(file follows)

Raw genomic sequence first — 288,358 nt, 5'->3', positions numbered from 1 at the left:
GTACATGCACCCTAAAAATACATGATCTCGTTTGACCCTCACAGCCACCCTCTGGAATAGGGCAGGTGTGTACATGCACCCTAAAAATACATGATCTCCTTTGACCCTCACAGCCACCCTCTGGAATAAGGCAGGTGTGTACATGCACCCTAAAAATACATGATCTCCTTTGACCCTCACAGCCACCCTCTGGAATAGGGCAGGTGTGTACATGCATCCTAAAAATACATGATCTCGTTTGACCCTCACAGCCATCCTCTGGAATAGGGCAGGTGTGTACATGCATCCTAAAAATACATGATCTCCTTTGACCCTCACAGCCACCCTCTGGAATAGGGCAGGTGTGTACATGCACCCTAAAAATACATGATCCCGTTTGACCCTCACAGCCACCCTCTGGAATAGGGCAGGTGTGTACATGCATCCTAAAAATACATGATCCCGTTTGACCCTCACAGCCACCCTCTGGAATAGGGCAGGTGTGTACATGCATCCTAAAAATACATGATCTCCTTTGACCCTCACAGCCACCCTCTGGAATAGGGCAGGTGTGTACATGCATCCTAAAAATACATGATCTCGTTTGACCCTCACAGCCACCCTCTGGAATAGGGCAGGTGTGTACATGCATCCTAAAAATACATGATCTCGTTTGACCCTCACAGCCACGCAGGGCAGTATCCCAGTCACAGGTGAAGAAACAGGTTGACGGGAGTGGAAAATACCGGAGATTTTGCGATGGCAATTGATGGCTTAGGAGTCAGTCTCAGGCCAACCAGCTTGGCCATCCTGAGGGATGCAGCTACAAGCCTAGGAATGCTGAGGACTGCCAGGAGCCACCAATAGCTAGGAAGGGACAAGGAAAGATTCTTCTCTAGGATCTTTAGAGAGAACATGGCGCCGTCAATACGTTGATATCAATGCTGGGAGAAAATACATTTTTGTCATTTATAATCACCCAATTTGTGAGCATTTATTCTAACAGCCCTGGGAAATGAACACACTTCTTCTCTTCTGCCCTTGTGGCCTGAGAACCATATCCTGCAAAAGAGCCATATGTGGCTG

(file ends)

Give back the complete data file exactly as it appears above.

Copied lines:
Raw genomic sequence first — 288,358 nt, 5'->3', positions numbered from 1 at the left:
GTACATGCACCCTAAAAATACATGATCTCGTTTGACCCTCACAGCCACCCTCTGGAATAGGGCAGGTGTGTACATGCACCCTAAAAATACATGATCTCCTTTGACCCTCACAGCCACCCTCTGGAATAAGGCAGGTGTGTACATGCACCCTAAAAATACATGATCTCCTTTGACCCTCACAGCCACCCTCTGGAATAGGGCAGGTGTGTACATGCATCCTAAAAATACATGATCTCGTTTGACCCTCACAGCCATCCTCTGGAATAGGGCAGGTGTGTACATGCATCCTAAAAATACATGATCTCCTTTGACCCTCACAGCCACCCTCTGGAATAGGGCAGGTGTGTACATGCACCCTAAAAATACATGATCCCGTTTGACCCTCACAGCCACCCTCTGGAATAGGGCAGGTGTGTACATGCATCCTAAAAATACATGATCCCGTTTGACCCTCACAGCCACCCTCTGGAATAGGGCAGGTGTGTACATGCATCCTAAAAATACATGATCTCCTTTGACCCTCACAGCCACCCTCTGGAATAGGGCAGGTGTGTACATGCATCCTAAAAATACATGATCTCGTTTGACCCTCACAGCCACCCTCTGGAATAGGGCAGGTGTGTACATGCATCCTAAAAATACATGATCTCGTTTGACCCTCACAGCCACGCAGGGCAGTATCCCAGTCACAGGTGAAGAAACAGGTTGACGGGAGTGGAAAATACCGGAGATTTTGCGATGGCAATTGATGGCTTAGGAGTCAGTCTCAGGCCAACCAGCTTGGCCATCCTGAGGGATGCAGCTACAAGCCTAGGAATGCTGAGGACTGCCAGGAGCCACCAATAGCTAGGAAGGGACAAGGAAAGATTCTTCTCTAGGATCTTTAGAGAGAACATGGCGCCGTCAATACGTTGATATCAATGCTGGGAGAAAATACATTTTTGTCATTTATAATCACCCAATTTGTGAGCATTTATTCTAACAGCCCTGGGAAATGAACACACTTCTTCTCTTCTGCCCTTGTGGCCTGAGAACCATATCCTGCAAAAGAGCCATATGTGGCTG